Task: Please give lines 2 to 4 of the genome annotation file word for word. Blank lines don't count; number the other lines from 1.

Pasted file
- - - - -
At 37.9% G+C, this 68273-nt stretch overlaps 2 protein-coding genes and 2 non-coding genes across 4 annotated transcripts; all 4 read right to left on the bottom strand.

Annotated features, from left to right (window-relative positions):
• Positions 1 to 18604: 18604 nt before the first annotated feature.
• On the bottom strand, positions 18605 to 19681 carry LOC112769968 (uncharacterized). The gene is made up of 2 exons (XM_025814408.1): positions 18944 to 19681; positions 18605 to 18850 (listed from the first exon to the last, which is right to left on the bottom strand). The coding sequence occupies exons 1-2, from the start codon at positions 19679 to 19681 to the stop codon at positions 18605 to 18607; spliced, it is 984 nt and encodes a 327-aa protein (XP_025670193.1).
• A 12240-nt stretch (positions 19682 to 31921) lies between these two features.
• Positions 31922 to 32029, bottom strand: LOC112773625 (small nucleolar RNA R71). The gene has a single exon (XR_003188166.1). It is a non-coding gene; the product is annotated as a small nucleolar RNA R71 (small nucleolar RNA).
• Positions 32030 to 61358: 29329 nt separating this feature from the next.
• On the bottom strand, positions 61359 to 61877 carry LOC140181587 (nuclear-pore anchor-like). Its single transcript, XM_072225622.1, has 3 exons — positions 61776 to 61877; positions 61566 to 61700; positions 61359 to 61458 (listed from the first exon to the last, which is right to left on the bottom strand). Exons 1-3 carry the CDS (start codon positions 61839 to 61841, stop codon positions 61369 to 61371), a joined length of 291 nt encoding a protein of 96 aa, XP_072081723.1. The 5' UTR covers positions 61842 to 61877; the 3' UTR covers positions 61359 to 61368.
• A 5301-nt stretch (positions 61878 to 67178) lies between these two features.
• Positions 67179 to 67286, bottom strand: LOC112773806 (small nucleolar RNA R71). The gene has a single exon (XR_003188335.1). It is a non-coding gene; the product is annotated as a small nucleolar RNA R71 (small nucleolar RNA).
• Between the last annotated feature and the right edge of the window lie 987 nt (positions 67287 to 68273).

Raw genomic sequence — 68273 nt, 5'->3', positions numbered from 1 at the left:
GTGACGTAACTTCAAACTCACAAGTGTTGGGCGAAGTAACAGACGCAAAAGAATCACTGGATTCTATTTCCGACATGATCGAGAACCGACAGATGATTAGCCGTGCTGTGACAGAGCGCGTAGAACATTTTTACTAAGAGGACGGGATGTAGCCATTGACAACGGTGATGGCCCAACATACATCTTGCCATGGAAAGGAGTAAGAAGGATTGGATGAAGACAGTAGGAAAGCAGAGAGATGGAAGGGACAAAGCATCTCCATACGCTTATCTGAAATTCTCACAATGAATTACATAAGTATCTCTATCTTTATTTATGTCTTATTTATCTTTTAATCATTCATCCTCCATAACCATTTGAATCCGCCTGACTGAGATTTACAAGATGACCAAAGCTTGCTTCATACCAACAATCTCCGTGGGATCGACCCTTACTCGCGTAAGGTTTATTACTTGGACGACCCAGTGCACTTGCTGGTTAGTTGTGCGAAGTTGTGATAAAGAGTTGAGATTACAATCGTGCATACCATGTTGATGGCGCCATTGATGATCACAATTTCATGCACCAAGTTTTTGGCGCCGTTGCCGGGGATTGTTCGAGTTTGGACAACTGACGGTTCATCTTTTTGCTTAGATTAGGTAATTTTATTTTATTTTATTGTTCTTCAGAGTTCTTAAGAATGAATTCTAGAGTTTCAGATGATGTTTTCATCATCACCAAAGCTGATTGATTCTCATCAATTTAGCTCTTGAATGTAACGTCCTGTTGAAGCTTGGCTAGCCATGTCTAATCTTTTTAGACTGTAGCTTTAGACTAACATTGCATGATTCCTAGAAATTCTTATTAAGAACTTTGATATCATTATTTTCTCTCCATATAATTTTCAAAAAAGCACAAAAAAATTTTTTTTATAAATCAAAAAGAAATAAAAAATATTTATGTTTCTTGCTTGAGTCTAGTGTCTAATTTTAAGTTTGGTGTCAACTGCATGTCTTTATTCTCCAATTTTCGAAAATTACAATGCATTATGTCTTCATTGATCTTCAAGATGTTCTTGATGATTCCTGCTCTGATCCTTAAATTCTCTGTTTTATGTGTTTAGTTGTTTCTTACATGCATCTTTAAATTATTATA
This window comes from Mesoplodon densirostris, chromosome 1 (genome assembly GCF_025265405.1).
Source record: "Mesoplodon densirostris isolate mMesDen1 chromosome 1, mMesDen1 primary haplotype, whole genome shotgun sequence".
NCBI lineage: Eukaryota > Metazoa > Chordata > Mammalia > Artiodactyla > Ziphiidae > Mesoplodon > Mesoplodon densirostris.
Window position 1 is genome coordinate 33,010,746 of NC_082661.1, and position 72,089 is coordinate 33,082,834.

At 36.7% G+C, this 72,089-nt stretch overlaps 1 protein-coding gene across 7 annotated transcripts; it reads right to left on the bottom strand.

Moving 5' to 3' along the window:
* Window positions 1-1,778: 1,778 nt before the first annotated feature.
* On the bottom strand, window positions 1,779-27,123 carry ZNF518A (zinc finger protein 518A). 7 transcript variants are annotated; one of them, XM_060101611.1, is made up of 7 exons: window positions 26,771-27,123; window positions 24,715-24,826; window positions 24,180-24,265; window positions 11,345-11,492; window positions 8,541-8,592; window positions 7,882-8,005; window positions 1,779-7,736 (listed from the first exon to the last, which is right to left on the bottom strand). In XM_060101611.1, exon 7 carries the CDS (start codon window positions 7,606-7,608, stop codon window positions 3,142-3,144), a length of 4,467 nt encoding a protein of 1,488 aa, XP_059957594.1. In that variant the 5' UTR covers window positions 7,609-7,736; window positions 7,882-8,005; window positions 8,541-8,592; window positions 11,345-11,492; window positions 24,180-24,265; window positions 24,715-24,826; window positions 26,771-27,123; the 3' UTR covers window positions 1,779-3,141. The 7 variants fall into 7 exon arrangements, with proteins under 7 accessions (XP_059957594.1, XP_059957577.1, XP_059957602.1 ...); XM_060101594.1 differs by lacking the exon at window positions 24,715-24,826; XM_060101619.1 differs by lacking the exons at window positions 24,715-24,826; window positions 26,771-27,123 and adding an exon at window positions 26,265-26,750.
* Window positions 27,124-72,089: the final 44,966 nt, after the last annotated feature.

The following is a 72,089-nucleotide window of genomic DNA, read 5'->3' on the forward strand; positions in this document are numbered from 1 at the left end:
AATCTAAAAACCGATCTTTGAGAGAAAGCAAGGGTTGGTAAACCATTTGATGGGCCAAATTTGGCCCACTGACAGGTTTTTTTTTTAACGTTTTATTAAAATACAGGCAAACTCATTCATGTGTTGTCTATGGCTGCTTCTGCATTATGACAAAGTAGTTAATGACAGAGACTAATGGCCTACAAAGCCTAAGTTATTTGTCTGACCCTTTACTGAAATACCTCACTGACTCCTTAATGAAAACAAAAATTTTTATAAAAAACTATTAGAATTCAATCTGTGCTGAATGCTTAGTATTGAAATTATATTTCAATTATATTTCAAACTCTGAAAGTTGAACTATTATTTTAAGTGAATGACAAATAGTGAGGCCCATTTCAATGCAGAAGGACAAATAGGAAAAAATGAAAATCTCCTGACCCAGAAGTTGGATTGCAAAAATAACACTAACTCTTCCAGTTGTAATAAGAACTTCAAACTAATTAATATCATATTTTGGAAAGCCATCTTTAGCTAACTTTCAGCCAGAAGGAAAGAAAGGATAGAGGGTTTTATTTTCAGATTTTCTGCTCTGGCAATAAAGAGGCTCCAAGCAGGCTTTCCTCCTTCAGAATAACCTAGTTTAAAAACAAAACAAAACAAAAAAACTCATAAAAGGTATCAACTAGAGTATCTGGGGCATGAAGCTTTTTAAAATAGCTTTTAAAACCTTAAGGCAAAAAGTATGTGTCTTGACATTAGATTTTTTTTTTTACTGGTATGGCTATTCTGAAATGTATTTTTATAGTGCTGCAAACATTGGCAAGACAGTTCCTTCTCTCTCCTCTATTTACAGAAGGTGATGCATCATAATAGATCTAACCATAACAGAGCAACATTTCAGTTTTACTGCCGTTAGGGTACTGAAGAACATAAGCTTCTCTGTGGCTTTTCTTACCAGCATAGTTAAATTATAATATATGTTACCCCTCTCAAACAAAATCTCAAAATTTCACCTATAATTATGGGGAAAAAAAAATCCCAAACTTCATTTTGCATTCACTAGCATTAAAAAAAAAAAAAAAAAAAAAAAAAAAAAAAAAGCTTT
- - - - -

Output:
Annotated features, from left to right (window-relative positions):
• Positions 1 to 18604: 18604 nt before the first annotated feature.
• On the bottom strand, positions 18605 to 19681 carry LOC112769968 (uncharacterized). The gene is made up of 2 exons (XM_025814408.1): positions 18944 to 19681; positions 18605 to 18850 (listed from the first exon to the last, which is right to left on the bottom strand). The coding sequence occupies exons 1-2, from the start codon at positions 19679 to 19681 to the stop codon at positions 18605 to 18607; spliced, it is 984 nt and encodes a 327-aa protein (XP_025670193.1).